Just in time for the holidays, the return of a favorite 8Asians topic: dating Asian women.
Are You Interested, one of the largest Facebook-based dating apps, “analyzed over 2.4 million interactions among its current user base in the United States to discover the likelihood of users to respond to other users based on race.”
Enter funny lady Kristina Wong, who makes an unforgettable appearance on “Alicia Menendez Tonight” with Josh Fischer of “Are you Interested?,” to show us why Asian woman are so damn desirable.
(I honestly don’t know how Alicia and Josh were able to keep straight faces during this.)
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Recently on the Washington Post, Daniel Chen was interviewed about his life and the linguistic barriers that made him and his parents veritable strangers in their own home. He’s currently studying Mandarin Chinese at college to try to bridge this gap, but his parents also speak primarily Shanghainese, which is super different from standard Mandarin Chinese (think Spanish vs. Italian). This immediately reminded me of the 8Asians post I wrote about the Immigrant Linguistic Generation Gap. Chen’s situation, however, is a lot more serious than mine. He seems to barely be able to speak to his parents. At least with my parents, we have enough common linguistic ground across Chinese, Taiwanese, Japanese, and English (and even some Spanish) to be able to communicate in a hodgepodge sort of way. Recently, they were telling me about how in their childhood they used to get mantao white bread from the Kuo Ming Tang soldiers that occupied Taiwan after World War II and the mid-century Chinese civil war and then get their butts beat by their parents for accepting it. I’m glad I can understand enough to have that kind of access to their life story, and Chen’s story makes me value the experience all the more.
I had blogged earlier that during Obama’s visit to San Francisco where he gave a speech on immigration reform, he was heckled by an audience member. That person has now been identified as Ju Hong, 24, who is a UC Berkeley graduate who is also a member of Asian Students Promoting Immigrant Rights through Education (ASPIRE), where he shouted:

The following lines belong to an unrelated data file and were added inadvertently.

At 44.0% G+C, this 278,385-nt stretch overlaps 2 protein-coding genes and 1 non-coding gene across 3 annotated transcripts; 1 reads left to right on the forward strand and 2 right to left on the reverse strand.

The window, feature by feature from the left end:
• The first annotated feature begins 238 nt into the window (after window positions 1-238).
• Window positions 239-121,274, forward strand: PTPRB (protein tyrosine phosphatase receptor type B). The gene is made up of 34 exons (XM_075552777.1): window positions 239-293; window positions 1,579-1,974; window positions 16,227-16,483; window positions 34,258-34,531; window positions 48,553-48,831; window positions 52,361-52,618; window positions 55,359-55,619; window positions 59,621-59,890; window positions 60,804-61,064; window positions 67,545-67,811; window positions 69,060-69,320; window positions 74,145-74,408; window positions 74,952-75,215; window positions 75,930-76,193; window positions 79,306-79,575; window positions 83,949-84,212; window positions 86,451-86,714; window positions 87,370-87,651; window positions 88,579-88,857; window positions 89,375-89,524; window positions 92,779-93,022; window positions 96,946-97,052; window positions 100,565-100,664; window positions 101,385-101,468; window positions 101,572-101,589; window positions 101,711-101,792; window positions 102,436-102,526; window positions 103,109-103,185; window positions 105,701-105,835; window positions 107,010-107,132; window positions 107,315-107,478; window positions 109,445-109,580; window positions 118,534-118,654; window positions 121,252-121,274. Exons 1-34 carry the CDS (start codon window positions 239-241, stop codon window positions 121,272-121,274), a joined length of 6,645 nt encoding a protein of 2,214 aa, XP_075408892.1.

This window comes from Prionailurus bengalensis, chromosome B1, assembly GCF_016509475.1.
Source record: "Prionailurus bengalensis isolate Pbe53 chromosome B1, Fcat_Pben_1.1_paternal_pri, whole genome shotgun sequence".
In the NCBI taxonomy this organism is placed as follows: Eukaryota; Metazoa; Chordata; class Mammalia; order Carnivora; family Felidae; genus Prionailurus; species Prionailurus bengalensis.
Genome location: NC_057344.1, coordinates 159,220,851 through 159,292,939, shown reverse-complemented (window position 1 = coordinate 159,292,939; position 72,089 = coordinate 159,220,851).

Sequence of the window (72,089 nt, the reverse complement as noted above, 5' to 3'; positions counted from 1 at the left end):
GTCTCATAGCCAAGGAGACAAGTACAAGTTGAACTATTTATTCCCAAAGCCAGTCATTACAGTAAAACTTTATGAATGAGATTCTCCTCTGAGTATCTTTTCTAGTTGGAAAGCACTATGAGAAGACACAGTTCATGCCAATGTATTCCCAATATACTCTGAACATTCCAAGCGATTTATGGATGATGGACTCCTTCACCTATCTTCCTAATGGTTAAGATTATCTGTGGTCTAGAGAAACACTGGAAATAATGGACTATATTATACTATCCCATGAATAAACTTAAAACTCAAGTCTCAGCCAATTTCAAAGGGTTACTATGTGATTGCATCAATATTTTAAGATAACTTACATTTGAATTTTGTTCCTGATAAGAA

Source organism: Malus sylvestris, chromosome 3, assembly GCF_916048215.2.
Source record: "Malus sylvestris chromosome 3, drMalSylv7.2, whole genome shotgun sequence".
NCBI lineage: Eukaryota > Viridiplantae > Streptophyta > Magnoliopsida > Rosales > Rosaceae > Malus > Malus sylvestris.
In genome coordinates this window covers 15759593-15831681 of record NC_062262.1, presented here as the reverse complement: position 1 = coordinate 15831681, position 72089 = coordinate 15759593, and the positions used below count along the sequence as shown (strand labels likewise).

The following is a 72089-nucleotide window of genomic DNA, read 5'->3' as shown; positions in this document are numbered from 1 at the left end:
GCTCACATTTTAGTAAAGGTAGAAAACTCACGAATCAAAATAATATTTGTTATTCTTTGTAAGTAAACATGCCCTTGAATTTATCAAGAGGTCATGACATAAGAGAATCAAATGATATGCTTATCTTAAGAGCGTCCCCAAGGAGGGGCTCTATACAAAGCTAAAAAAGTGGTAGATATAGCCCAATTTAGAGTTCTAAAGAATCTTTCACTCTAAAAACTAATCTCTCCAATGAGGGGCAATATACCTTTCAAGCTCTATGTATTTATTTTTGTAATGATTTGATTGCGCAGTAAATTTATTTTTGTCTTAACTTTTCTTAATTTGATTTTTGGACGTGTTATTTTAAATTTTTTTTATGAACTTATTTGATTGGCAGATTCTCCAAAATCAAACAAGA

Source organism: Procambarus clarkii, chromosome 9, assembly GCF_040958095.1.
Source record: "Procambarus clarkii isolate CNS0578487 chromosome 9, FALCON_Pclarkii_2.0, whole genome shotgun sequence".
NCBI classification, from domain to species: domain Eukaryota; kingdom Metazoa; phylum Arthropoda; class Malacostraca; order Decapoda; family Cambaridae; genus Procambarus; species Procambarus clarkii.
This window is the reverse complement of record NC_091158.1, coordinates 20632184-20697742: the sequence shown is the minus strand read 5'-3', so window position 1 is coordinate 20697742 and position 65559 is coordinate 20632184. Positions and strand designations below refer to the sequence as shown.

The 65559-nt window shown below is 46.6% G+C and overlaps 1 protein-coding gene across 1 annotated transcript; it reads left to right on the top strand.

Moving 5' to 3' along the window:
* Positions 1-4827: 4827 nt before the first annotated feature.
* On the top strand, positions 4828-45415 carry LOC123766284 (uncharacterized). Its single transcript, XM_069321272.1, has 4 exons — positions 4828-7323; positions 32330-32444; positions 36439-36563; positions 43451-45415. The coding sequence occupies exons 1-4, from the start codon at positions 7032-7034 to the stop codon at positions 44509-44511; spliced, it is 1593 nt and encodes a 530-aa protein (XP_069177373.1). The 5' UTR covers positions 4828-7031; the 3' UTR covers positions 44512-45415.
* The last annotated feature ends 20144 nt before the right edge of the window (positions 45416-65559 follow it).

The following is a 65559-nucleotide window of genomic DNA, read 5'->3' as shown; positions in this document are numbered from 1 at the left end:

“I need your help. My family will be separated on Thanksgiving. Please use your executive order. You have the power to stop deportation.”
This was an organized and planned protest, as others from ASPIRE joined Hong in their protest, chanting, “Yes, you can. Stop the deportations! ASPIRE also issued a press release asking this question:
“Explain your legal analysis for why you, as the chief executive, do not have the authority to stop deportations today. An average of 1,100 immigrants are deported every day under your administration. How can you support immigration reform while at the same time brutally enforcing our broken immigration system at the rate and speed that you do? You referred to the holidays in your speech. Isn’t this the perfect time to finally exercise your executive powers to halt deportations and keep our families together? And won’t that put much needed pressure on the House to pass real immigration reform? We respectfully await your prompt response.”
Some quick research lead me to discover that Ju Hong is an undocumented immigrant and was interviewed in this online video last year when he was a senior at UC Berkeley: